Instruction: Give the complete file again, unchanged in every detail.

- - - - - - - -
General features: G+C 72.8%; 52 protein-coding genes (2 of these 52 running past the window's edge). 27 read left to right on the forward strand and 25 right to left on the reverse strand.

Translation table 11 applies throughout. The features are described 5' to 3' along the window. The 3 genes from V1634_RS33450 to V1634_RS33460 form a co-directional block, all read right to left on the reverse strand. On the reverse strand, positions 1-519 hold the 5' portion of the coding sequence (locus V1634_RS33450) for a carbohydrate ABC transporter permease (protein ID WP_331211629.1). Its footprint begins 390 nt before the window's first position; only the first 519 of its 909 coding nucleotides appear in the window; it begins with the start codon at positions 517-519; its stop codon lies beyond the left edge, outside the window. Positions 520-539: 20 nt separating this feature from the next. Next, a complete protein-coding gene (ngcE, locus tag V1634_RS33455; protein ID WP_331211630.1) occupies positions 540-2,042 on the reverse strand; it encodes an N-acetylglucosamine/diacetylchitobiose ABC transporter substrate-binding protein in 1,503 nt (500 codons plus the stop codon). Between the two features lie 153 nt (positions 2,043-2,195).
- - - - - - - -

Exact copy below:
General features: G+C 72.8%; 52 protein-coding genes (2 of these 52 running past the window's edge). 27 read left to right on the forward strand and 25 right to left on the reverse strand.

Translation table 11 applies throughout. The features are described 5' to 3' along the window. The 3 genes from V1634_RS33450 to V1634_RS33460 form a co-directional block, all read right to left on the reverse strand. On the reverse strand, positions 1-519 hold the 5' portion of the coding sequence (locus V1634_RS33450) for a carbohydrate ABC transporter permease (protein ID WP_331211629.1). Its footprint begins 390 nt before the window's first position; only the first 519 of its 909 coding nucleotides appear in the window; it begins with the start codon at positions 517-519; its stop codon lies beyond the left edge, outside the window. Positions 520-539: 20 nt separating this feature from the next. Next, a complete protein-coding gene (ngcE, locus tag V1634_RS33455; protein ID WP_331211630.1) occupies positions 540-2,042 on the reverse strand; it encodes an N-acetylglucosamine/diacetylchitobiose ABC transporter substrate-binding protein in 1,503 nt (500 codons plus the stop codon). Between the two features lie 153 nt (positions 2,043-2,195).